Inflationary pressures and rising costs are a top concern across the food and beverage supply chain, especially in warehouses as businesses look to protect margins. With tight order fulfillment deadlines and long hours pushing personnel and processes to their limit, operations need advanced solutions to get the most out of their equipment and employees. And with inflation reaching a 40-year high of 9.1% in June, keeping costs under control is especially important.
Many operations are turning to technology to gather and use data for greater efficiency, whether improving productivity or optimizing equipment fleets. According to the 2022 MHI Annual Industry Report, adoption of internet of things, wearable and mobile technology, predictive analytics, and inventory and network optimization tools is expected to rise significantly, reaching or eclipsing 75% in the next five years.
Telemetry and lift truck operator assist systems (OAS) are examples of those types of technologies. Warehouse managers can capture data about lift truck usage with telemetry tools to monitor operations and make informed decisions in the future and enable real-time performance adjustments and amplified sensing capabilities with an OAS package. These solutions aim to boost efficiency, help bolster operators’ situational awareness and adherence to best practices and reduce costly damage to products, equipment and the facility – ultimately saving money.
Understand the difference between OAS and telemetry
Before digging into details, it’s important to define each solution and how they differ. OAS is an umbrella term that encompasses a variety of products and technologies designed to do exactly what the name suggests – assist operators. It includes telemetry and other features like pedestrian awareness lights and alarms, and more recent advancements like automatic performance adjustments to proactively help operators adhere to best practices that support safety and efficiency.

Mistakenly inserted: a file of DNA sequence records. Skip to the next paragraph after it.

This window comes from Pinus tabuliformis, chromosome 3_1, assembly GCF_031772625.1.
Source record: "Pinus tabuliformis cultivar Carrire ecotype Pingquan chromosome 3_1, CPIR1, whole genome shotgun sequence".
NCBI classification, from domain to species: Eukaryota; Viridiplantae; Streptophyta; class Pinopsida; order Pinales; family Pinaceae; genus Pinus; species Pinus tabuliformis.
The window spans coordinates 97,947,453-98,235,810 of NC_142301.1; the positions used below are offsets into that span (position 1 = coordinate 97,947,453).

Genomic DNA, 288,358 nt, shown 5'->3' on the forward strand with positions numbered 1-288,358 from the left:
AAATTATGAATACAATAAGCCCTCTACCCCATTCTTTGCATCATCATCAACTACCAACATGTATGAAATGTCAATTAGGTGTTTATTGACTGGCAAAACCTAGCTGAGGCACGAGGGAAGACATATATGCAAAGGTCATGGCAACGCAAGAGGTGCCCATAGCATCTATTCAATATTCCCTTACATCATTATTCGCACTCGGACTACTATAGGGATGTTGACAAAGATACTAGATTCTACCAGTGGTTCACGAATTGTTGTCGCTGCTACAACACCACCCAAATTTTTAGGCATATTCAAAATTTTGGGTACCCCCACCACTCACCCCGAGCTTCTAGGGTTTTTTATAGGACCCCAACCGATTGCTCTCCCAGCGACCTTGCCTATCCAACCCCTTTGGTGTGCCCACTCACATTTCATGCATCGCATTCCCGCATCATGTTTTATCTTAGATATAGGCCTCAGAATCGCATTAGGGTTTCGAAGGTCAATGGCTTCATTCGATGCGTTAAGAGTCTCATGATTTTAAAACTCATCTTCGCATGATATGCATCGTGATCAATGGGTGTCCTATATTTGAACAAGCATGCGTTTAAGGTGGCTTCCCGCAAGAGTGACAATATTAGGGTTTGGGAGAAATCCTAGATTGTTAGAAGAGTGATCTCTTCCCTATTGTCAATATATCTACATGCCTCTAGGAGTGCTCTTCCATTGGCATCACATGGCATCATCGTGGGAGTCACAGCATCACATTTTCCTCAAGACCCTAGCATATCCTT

Telemetry systems capture and report lift truck status and usage, providing data to inform fleet management, equipment maintenance and operator behavior management, all with a reactive approach. The automatic performance adjustments referenced above are a key differentiator for newer operator assist solutions. These are the first systems to implement automatic performance adjustments in real-time, rather than gathering data for managers to review after the fact.
Optimize warehouse spending and maintenance with telemetry
One way for food supply chains to get costs under control is to right-size their lift truck fleet. For cold storage environments in which costs and other challenges are magnified compared to ambient environments this process can be especially valuable. Telemetry can provide a data-driven picture that enables managers to eliminate the cost of running excess trucks. By examining lift truck utilization time, it becomes clear which equipment types are used the most and the least. If the data shows that some equipment is collecting dust, it might be best to move those trucks to another location that can better utilize their capabilities or replace them.
Here’s an example of that process in action:
A food distributor began the fleet optimization process to reduce operating costs while maintaining flexibility to accommodate seasonal spikes and future growth. Based on current and future truck applications, labor resources and demand, distribution center staff identified fleet requirements and instituted a telemetry system from their local dealer to provide data-driven views into fleet utilization and productivity.
Over time, facility staff identified areas with idle trucks, found opportunities to reduce fleet size through process improvements and identified specific order selector models well- suited to picking processes. By cutting excess trucks, instituting more efficient processes and adopting trucks tailored to fulfillment applications, the company reduced fleet size by 10%.